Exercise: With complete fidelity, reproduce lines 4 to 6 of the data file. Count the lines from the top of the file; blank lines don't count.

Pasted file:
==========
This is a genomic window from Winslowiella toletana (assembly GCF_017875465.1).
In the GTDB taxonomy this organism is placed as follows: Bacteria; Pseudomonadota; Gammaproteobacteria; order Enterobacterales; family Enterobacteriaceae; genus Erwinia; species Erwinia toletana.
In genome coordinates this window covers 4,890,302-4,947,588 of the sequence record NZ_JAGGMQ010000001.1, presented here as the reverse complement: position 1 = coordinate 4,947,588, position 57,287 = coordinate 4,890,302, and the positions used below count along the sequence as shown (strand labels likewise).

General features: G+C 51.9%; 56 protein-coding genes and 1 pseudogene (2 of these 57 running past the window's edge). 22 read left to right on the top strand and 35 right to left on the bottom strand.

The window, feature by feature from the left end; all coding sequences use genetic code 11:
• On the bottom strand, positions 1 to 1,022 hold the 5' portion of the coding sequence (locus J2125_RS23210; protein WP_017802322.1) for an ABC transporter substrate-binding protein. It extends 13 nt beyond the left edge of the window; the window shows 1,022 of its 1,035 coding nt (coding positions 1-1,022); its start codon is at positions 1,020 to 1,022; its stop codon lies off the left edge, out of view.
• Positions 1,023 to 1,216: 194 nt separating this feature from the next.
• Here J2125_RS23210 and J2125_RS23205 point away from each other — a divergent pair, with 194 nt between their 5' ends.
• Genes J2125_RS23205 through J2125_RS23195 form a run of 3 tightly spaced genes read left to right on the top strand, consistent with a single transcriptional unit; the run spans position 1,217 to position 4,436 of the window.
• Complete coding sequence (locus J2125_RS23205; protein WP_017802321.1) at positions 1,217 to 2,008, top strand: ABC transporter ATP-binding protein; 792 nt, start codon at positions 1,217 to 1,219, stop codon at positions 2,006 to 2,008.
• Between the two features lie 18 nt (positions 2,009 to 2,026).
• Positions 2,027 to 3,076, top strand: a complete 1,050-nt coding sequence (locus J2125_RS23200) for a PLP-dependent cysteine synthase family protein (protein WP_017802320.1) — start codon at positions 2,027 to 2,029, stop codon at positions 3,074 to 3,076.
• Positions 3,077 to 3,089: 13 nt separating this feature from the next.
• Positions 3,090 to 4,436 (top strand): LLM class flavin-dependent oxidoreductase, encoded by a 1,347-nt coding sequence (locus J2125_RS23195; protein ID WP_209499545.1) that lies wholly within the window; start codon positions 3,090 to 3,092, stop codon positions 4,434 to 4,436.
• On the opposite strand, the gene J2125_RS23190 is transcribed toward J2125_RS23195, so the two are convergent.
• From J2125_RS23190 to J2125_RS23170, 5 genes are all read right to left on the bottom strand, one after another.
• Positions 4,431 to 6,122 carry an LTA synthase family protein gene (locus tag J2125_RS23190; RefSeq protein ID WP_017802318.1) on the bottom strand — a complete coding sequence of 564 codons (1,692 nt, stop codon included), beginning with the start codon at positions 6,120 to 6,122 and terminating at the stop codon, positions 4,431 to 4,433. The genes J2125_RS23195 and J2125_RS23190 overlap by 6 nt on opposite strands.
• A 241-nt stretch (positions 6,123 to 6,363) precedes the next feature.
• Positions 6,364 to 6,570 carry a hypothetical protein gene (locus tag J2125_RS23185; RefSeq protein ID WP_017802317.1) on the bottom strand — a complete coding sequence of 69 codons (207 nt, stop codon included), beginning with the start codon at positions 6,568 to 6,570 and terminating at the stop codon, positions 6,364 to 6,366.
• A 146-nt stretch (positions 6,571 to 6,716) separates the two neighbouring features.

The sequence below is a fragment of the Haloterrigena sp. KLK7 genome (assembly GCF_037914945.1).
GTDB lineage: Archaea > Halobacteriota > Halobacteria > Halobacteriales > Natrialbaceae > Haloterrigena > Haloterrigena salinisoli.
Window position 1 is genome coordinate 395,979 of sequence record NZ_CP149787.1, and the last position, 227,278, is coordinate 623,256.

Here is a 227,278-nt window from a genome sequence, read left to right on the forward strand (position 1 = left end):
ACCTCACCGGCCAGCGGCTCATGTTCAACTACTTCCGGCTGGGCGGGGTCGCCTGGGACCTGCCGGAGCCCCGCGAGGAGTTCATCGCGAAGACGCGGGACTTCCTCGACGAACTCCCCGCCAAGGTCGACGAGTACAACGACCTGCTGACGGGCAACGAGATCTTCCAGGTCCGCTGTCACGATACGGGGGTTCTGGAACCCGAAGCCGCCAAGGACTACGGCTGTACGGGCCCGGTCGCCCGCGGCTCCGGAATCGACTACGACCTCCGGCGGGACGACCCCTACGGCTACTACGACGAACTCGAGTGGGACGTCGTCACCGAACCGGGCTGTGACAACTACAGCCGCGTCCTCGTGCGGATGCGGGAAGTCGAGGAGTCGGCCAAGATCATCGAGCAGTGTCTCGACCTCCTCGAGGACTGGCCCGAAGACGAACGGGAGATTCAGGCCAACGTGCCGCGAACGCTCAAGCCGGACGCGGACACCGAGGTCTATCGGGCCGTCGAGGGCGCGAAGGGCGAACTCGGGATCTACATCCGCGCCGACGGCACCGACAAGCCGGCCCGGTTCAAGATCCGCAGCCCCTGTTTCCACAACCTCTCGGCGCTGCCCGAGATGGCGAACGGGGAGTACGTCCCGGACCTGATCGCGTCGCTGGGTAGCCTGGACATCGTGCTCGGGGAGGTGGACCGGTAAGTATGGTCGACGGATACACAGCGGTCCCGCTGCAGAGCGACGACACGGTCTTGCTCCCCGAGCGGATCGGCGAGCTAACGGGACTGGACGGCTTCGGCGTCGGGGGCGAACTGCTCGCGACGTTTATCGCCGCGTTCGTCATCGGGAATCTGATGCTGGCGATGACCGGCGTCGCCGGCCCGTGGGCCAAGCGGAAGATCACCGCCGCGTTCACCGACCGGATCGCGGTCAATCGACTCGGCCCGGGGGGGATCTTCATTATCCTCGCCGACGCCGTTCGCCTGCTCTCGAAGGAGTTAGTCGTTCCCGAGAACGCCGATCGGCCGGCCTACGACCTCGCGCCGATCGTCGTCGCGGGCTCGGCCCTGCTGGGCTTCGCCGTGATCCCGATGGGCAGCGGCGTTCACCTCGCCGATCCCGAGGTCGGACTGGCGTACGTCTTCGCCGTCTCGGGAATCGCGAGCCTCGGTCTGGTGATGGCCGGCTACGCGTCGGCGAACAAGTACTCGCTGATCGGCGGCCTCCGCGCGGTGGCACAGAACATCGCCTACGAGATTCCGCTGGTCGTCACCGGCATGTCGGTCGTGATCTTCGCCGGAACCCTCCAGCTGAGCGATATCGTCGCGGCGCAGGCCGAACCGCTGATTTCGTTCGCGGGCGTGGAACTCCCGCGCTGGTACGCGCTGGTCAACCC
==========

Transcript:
General features: G+C 51.9%; 56 protein-coding genes and 1 pseudogene (2 of these 57 running past the window's edge). 22 read left to right on the top strand and 35 right to left on the bottom strand.

The window, feature by feature from the left end; all coding sequences use genetic code 11:
• On the bottom strand, positions 1 to 1,022 hold the 5' portion of the coding sequence (locus J2125_RS23210; protein WP_017802322.1) for an ABC transporter substrate-binding protein. It extends 13 nt beyond the left edge of the window; the window shows 1,022 of its 1,035 coding nt (coding positions 1-1,022); its start codon is at positions 1,020 to 1,022; its stop codon lies off the left edge, out of view.